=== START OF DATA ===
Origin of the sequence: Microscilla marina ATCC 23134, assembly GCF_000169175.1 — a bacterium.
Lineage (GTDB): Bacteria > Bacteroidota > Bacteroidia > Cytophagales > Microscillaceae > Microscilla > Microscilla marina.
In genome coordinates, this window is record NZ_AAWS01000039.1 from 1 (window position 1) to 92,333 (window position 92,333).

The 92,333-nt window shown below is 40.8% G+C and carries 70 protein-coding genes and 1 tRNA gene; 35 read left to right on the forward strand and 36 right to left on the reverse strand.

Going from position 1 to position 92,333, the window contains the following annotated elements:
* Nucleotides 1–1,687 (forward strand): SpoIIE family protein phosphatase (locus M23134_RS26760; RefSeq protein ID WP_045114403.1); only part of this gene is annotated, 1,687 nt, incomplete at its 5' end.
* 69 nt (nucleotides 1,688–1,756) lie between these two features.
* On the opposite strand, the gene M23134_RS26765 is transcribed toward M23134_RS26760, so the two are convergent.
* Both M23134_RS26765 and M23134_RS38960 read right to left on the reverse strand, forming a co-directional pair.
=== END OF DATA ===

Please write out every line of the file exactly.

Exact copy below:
Origin of the sequence: Microscilla marina ATCC 23134, assembly GCF_000169175.1 — a bacterium.
Lineage (GTDB): Bacteria > Bacteroidota > Bacteroidia > Cytophagales > Microscillaceae > Microscilla > Microscilla marina.
In genome coordinates, this window is record NZ_AAWS01000039.1 from 1 (window position 1) to 92,333 (window position 92,333).

The 92,333-nt window shown below is 40.8% G+C and carries 70 protein-coding genes and 1 tRNA gene; 35 read left to right on the forward strand and 36 right to left on the reverse strand.

Going from position 1 to position 92,333, the window contains the following annotated elements:
* Nucleotides 1–1,687 (forward strand): SpoIIE family protein phosphatase (locus M23134_RS26760; RefSeq protein ID WP_045114403.1); only part of this gene is annotated, 1,687 nt, incomplete at its 5' end.
* 69 nt (nucleotides 1,688–1,756) lie between these two features.
* On the opposite strand, the gene M23134_RS26765 is transcribed toward M23134_RS26760, so the two are convergent.
* Both M23134_RS26765 and M23134_RS38960 read right to left on the reverse strand, forming a co-directional pair.